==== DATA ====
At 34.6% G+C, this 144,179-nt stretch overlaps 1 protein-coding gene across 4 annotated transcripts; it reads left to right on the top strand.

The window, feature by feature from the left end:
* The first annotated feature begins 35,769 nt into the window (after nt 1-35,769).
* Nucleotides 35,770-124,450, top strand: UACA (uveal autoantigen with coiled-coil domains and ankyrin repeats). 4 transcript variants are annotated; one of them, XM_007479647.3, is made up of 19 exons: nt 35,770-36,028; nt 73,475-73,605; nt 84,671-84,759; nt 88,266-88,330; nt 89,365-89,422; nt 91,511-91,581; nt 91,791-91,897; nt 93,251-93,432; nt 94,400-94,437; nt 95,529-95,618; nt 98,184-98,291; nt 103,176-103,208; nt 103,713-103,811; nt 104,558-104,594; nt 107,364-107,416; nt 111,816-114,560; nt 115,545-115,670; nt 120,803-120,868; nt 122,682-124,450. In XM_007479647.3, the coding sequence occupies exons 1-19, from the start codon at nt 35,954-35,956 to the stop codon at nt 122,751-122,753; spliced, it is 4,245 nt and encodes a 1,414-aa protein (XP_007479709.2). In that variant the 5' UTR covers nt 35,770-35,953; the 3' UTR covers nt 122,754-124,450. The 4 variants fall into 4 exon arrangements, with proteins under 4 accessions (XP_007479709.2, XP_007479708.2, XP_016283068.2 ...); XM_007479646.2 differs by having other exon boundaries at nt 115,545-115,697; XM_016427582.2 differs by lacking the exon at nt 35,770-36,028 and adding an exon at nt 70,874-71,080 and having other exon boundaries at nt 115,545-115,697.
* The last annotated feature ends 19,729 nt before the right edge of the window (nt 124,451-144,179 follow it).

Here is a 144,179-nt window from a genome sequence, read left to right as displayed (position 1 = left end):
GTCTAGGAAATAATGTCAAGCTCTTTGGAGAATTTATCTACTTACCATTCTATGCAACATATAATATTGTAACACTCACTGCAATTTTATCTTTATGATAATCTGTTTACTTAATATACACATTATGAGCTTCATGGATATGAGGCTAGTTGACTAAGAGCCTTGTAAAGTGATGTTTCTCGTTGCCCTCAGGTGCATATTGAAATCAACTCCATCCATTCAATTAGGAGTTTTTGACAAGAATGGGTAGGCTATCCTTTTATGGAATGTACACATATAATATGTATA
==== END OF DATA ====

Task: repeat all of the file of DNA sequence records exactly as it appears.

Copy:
At 34.6% G+C, this 144,179-nt stretch overlaps 1 protein-coding gene across 4 annotated transcripts; it reads left to right on the top strand.

The window, feature by feature from the left end:
* The first annotated feature begins 35,769 nt into the window (after nt 1-35,769).
* Nucleotides 35,770-124,450, top strand: UACA (uveal autoantigen with coiled-coil domains and ankyrin repeats). 4 transcript variants are annotated; one of them, XM_007479647.3, is made up of 19 exons: nt 35,770-36,028; nt 73,475-73,605; nt 84,671-84,759; nt 88,266-88,330; nt 89,365-89,422; nt 91,511-91,581; nt 91,791-91,897; nt 93,251-93,432; nt 94,400-94,437; nt 95,529-95,618; nt 98,184-98,291; nt 103,176-103,208; nt 103,713-103,811; nt 104,558-104,594; nt 107,364-107,416; nt 111,816-114,560; nt 115,545-115,670; nt 120,803-120,868; nt 122,682-124,450. In XM_007479647.3, the coding sequence occupies exons 1-19, from the start codon at nt 35,954-35,956 to the stop codon at nt 122,751-122,753; spliced, it is 4,245 nt and encodes a 1,414-aa protein (XP_007479709.2). In that variant the 5' UTR covers nt 35,770-35,953; the 3' UTR covers nt 122,754-124,450. The 4 variants fall into 4 exon arrangements, with proteins under 4 accessions (XP_007479709.2, XP_007479708.2, XP_016283068.2 ...); XM_007479646.2 differs by having other exon boundaries at nt 115,545-115,697; XM_016427582.2 differs by lacking the exon at nt 35,770-36,028 and adding an exon at nt 70,874-71,080 and having other exon boundaries at nt 115,545-115,697.
* The last annotated feature ends 19,729 nt before the right edge of the window (nt 124,451-144,179 follow it).

Here is a 144,179-nt window from a genome sequence, read left to right as displayed (position 1 = left end):
GTCTAGGAAATAATGTCAAGCTCTTTGGAGAATTTATCTACTTACCATTCTATGCAACATATAATATTGTAACACTCACTGCAATTTTATCTTTATGATAATCTGTTTACTTAATATACACATTATGAGCTTCATGGATATGAGGCTAGTTGACTAAGAGCCTTGTAAAGTGATGTTTCTCGTTGCCCTCAGGTGCATATTGAAATCAACTCCATCCATTCAATTAGGAGTTTTTGACAAGAATGGGTAGGCTATCCTTTTATGGAATGTACACATATAATATGTATA